HomeBusiness DigestZesa Eyes Coal Mining to Reduce Load-shedding

Zesa Eyes Coal Mining to Reduce Load-shedding

ZIMBABWE Electricity Supply Authority (Zesa) said it was entering into coal mining in Sinamatela to complement Hwange Colliery Company’s production to reduce the rate of load shedding.

Zesa spokesperson Fullard Gwasira told businessdigest on Tuesday that plans to venture into coal mining were underway and that operations were set to begin in August.

He however could not reveal the financier of the project as logistics were still being discussed.

“Zesa Holdings has plans to venture into coal-mining at Sinamatela with the intention of ensuring consistent electricity supply,” said Gwasira.

He said it was premature to reveal finer details of the strategic partnership, including the identity of the financier, as negotiations were still in progress.

Early this year Zesa said it had found a financier for its long-term coal-mining project in Hwange’s Sinamatela and Western Area Coalfields reserves.

“The electricity utility is not entering this project as a competitor to Hwange Colliery Company but to beef up coal supplies to ensure that there are increased electricity supplies in the country,” said Gwasira.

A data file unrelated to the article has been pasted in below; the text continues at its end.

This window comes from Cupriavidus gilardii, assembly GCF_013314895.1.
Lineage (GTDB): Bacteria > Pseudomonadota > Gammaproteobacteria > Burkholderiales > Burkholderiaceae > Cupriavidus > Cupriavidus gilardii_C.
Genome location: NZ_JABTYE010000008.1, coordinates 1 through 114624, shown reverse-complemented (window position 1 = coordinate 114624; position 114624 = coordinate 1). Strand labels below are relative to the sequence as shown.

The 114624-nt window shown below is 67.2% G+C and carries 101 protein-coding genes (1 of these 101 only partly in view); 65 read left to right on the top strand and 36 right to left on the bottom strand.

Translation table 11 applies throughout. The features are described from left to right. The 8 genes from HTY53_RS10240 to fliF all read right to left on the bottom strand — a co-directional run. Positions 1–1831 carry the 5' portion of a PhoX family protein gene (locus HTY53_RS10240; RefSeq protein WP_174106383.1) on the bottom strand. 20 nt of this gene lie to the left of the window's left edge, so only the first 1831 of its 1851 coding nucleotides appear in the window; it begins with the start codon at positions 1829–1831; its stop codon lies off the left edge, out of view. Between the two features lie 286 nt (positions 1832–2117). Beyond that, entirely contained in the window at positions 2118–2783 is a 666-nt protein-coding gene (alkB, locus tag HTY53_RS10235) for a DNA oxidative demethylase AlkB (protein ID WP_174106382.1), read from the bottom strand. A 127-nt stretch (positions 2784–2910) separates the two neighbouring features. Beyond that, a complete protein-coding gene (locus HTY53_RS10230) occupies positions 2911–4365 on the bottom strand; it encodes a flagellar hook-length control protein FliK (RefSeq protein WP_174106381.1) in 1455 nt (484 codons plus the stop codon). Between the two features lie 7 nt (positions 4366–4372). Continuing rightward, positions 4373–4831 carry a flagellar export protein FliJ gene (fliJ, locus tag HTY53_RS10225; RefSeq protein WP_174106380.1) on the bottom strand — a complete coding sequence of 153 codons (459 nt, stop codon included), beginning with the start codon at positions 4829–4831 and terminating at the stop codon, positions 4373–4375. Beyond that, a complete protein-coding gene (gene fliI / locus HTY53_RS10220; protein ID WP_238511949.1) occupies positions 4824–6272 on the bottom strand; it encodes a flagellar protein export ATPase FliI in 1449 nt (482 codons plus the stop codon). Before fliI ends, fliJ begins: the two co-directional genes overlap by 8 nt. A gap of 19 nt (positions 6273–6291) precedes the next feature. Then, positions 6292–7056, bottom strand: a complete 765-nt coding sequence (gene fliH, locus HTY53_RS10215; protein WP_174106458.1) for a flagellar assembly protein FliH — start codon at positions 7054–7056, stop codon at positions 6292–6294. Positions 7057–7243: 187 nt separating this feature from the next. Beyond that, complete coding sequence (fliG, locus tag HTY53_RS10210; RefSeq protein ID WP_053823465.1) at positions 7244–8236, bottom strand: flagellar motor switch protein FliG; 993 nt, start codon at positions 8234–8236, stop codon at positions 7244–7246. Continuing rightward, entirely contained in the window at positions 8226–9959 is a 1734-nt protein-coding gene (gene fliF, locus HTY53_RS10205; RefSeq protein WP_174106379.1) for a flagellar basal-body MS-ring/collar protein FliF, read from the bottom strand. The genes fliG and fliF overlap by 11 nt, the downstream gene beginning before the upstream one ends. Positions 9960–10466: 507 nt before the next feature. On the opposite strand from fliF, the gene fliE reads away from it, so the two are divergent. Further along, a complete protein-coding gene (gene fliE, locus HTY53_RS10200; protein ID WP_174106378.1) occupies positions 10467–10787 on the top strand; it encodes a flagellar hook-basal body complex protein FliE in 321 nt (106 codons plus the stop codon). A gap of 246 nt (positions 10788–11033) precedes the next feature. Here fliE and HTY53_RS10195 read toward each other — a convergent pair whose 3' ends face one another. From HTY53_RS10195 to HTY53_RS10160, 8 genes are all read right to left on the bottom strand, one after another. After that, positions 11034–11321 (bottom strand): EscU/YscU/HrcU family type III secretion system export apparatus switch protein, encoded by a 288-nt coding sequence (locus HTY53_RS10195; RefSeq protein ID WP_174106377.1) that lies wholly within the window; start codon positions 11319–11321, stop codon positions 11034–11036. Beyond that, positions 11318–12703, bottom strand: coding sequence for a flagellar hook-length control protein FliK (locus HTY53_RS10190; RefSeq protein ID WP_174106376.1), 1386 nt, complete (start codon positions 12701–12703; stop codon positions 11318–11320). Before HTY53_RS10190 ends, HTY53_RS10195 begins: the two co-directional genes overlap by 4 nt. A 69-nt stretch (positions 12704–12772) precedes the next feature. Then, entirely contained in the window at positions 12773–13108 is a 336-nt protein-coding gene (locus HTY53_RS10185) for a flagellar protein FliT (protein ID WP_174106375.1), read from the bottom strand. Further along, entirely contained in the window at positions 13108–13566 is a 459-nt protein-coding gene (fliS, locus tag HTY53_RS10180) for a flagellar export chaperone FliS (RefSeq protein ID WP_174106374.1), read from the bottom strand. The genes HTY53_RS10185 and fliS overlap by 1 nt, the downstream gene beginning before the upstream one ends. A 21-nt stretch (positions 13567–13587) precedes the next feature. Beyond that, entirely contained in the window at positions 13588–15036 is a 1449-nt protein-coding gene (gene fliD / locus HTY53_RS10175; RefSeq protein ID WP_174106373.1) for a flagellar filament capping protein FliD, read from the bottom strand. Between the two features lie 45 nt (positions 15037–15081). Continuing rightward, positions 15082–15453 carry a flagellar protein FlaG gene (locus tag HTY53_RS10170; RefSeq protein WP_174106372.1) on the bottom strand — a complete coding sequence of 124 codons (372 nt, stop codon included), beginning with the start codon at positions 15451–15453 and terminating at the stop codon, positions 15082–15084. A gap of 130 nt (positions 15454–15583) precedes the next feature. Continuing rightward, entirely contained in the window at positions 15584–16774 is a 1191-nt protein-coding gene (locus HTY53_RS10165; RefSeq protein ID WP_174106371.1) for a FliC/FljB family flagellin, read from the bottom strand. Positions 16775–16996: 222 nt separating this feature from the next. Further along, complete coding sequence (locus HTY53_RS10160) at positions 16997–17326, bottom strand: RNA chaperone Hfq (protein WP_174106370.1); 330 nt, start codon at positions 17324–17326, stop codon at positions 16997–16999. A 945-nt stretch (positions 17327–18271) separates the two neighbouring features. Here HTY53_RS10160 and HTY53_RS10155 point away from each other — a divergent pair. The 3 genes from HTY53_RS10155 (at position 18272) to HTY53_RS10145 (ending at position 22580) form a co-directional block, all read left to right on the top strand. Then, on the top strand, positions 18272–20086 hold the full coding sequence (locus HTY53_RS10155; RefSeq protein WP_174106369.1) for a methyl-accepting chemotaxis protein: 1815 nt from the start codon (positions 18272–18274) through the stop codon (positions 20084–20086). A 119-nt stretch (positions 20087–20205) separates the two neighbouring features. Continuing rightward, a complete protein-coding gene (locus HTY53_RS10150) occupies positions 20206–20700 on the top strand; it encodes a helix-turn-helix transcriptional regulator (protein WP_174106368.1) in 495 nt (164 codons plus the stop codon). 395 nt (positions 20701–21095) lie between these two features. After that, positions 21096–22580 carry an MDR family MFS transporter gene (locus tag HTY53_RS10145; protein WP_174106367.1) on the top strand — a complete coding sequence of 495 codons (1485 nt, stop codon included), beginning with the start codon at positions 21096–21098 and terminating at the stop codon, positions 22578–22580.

The electricity utility company is currently refurbishing Hwange Power Station (HPS) with stage one expected to be completed in June.

In February 2007 Zesa entered into an agreement with NamPower of Namibia in a US$40 million investment for the refurbishment of Units One to Four.

“Once completed, HPS will be in a position to generate a reliable 480MW to the national electricity grid.

The overall expansion programme will result in HPS generating between 700 to 800MW of electricity, a development that will reduce load shedding as well,” said Gwasira.

Zimbabwe has been experiencing increased power cuts due to declining capacity of its aging power plants.
Industry, which is said to be operating at about 30%, has been particularly hard-hit by regular power outages, which have caused a decline in production.

According to Gwasira, Zesa was not going to re-pay the NamPower loan in hard currency but was “amortising the loan through electricity exports of 140 megawatts until it was paid up”.

Under the deal, signed between the two countries when President Robert Mugabe visited Namibia in March 2007, Nambia would receive 180 megawatts for a minimum of five years as part of a power purchasing agreement with Zimbabwe Electricity and Transmission Company, a subsidiary of Zesa.

The plan was to have the last of the four generators fully repaired by August last year.

The four generators at Hwange are capable of generating a total of 480MW, but have been operating erratically as Hwange struggles to cope with frequent equipment breakdowns and coal shortages.


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